“There it is.”
Nicky jabbed her finger at the windscreen. “Ooh look, Richard, look. Just like
the photo in the brochure.”
Grabbing the estate
agents’ particulars, Nicky leapt out the car and strode across the road. Three
terraced cottages nestled together like old friends, gnarled stems of ancient
ivy clinging to their walls, with the evening sun lighting up their slate roof
tiles. In the garden of the middle property stood a ‘for sale’
The latch on the
wrought-iron gate opened with a satisfying click. Bees hummed around lavender
bushes along the path leading to the front door. “Ah.” Nicky stopped to draw
the heavy scent into her nostrils. Then again. “Ah.” She grabbed Richard's
arm. “Come on. I have a good feeling about this one. This is going to be
“Hang on. We
haven’t seen inside yet.” He rang the doorbell. “Funny name, isn’t it?
“I read in the
brochure this afternoon,” said Nicky, “that it’s Manx and means ‘Kate’s
“Manx? This isn’t
the Isle of Man.”
Nicky fell in love
with the cottage all over again while they were viewing the interior. “It’s
beautiful,” she said to Josh, the estate agent. She wanted to add, “We’re going
straight back to the office. Now. To make an offer.”
“Er… yes… thank
you,” said Richard.
“Well?” asked Nicky
the instant they were through the gate.
He didn't reply.
“Well?” she said
again, as they climbed back into the car.
“It was lovely.” He put his key into the
“Not was. Is.”
“More than we can
afford, love.” He smiled that slow smile of his, with dimples on either side,
filling his square jaw.
“Only just above
our price range. We could make an offer.” But the energy in her words seemed
to bounce off that smile.
“Not one they’d
“No, Nicky, no.”
As he eased into the road, he tilted his chin upwards and slightly to the right,
a gesture she knew all too well.
When Josh rang
Nicky at work next morning to ask how they liked the house, she said they were
still thinking. He warned her not to wait too long, as he had other clients
scheduled to view that evening. “No, no,” she wanted to cry down the phone,
“don't let them.”
She would talk to him again. As soon as possible. She knew she was right about
this. The trouble with Richard was he dug his heels in, always had done. Even
at primary school, there had been things Richard wouldn’t do: country dancing,
for instance. She would never forget that incident.
Richard," Miss Wilson had said. "You can be Nicky’s partner.”
Nicky’d tapped her
Start-Rite shoe on the tiled floor of the school hall. She and the other
children were lined up, ready to start the 'Gay Gordons', and they had been
waiting for several minutes. "Richard's a big wally," she'd said to the girl
standing next to her.
He, however, had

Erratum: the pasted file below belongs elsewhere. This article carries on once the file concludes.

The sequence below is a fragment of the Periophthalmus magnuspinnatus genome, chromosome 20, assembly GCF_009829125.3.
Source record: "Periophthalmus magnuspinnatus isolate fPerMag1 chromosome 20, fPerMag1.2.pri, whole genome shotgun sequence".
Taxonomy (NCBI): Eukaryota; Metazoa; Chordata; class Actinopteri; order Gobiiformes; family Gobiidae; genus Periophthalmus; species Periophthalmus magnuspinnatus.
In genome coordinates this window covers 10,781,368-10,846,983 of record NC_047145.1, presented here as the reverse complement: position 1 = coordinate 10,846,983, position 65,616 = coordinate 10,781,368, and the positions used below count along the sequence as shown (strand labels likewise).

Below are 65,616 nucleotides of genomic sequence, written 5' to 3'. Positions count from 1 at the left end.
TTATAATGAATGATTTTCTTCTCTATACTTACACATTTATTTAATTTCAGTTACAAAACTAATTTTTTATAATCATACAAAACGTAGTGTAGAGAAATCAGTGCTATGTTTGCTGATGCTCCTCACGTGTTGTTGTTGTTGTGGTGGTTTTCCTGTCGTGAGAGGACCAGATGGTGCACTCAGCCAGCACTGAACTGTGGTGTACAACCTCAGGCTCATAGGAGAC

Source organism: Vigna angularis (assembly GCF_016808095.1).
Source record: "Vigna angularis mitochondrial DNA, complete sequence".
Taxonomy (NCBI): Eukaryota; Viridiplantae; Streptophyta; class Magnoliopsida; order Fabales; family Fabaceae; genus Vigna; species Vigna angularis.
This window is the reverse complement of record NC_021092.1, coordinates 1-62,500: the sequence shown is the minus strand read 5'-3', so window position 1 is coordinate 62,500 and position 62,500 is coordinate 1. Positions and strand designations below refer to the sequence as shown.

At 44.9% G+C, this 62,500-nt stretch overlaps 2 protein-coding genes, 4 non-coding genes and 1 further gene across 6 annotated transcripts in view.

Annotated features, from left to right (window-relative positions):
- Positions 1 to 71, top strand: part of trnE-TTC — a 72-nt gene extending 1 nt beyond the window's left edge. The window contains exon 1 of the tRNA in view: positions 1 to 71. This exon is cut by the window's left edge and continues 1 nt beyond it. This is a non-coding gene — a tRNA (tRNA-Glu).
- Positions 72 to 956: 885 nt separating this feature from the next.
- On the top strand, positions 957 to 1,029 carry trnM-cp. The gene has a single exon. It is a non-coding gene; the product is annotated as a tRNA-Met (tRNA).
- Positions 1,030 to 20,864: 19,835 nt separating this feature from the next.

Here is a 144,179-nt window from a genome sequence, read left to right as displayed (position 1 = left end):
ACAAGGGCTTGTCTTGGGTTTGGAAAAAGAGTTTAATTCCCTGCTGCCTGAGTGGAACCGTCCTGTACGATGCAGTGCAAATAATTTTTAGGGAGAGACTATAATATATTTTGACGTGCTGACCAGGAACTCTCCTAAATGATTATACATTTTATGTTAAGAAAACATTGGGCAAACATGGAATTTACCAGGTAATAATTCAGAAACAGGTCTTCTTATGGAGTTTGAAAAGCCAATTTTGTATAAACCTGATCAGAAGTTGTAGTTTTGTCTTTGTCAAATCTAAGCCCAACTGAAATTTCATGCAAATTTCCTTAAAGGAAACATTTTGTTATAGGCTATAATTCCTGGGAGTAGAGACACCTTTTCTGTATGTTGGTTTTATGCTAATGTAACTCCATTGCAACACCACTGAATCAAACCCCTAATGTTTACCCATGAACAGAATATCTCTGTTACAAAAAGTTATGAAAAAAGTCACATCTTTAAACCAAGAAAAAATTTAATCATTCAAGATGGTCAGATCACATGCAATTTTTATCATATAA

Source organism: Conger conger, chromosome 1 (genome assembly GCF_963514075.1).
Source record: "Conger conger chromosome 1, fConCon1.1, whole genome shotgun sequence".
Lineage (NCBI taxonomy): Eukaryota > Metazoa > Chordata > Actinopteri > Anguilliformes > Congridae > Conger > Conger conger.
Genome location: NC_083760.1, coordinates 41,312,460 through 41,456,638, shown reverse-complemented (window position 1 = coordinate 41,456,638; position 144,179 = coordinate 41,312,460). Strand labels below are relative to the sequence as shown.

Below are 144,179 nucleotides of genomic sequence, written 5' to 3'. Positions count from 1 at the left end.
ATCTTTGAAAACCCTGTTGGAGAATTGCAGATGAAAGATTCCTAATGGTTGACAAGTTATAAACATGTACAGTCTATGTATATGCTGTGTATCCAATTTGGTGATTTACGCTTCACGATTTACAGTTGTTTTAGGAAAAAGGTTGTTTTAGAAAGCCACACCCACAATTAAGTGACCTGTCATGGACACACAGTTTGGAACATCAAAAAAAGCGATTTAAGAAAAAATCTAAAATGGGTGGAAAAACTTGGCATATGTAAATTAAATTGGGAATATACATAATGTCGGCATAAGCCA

remained rooted to the spot, tilting his chin slightly to the right. At ten
years old, he had been a miniature version of his adult self, thick-set with a
square jaw and rectangular face.
“Do come along,
Richard,” their teacher had said. “We haven’t got all day. Don’t you want to
be in the dancing display at the fete?”
By now the class
had fallen silent, making not a murmur, not a movement, for fear of missing
“Not really,” he'd
answered in a calm, quiet tone.
The instant she
replaced the receiver after speaking to Josh, the phone rang again. “Can we
meet up for lunch?” Richard’s voice was just about audible. “It’s important.”
She knew that
already. Richard didn’t waste his almost silent tone on trivial
She joined him at
the pub down the road from the factory where he worked. She was just opening
her mouth to tell him about her conversation with Josh, and how they needed to
make an offer on Croit Chatreeney right away, when he said, “Nicky,
Woolton’s are making people redundant.”
"Oh." She laid her
hands over his clenched knuckles. "You?”
“I won't know for
definite until next month, but...” He looked at her from under his hooded eyes.
“I heard this morning about a company advertising for skilled electricians. In
Saudi Arabia.” His words hung in the air.
“Saudi?” The bar,
the barman and the rainbow colours of the drink bottles danced a gig in front of
her eyes. Richard had come back into her life about a year ago, when he had
walked into the doctors’ surgery where she worked as a receptionist. Watching
him at the counter, filling in forms to register as a patient, she’d known his
face but hadn’t been able to place him. He’d recognised her straightaway. When
he’d told her he’d been in the army, she’d pictured soldiers on parade being
called to ‘atten-shun’ and one asking, in a mild voice, “Why?” No longer
children, they had hit it off immediately.
“Two year contract,
Nicky,” he said. “That’s all.”
She forced herself
to smile. “Is it what you want to do?”
“Looks like I don't
have much choice.” He shrugged. “I'd be all right. I can do heat. And
desert. I've been to Afghan, haven’t I?”
She struggled to
keep smiling. “When would you have to go?”
“Not sure. Quite
He stared at beer
mat in front of him, tracing its tight scalloped edge with his thick, stubby
finger In the background, the jukebox played 'Waterloo' by Abba, a song Nicky
used to like. “Would you… would you… come to Saudi?”
“Of course I
will.” Her words spluttered from her like an explosion, the sweetness of her
orange juice catching the back of her throat.
“We wouldn't be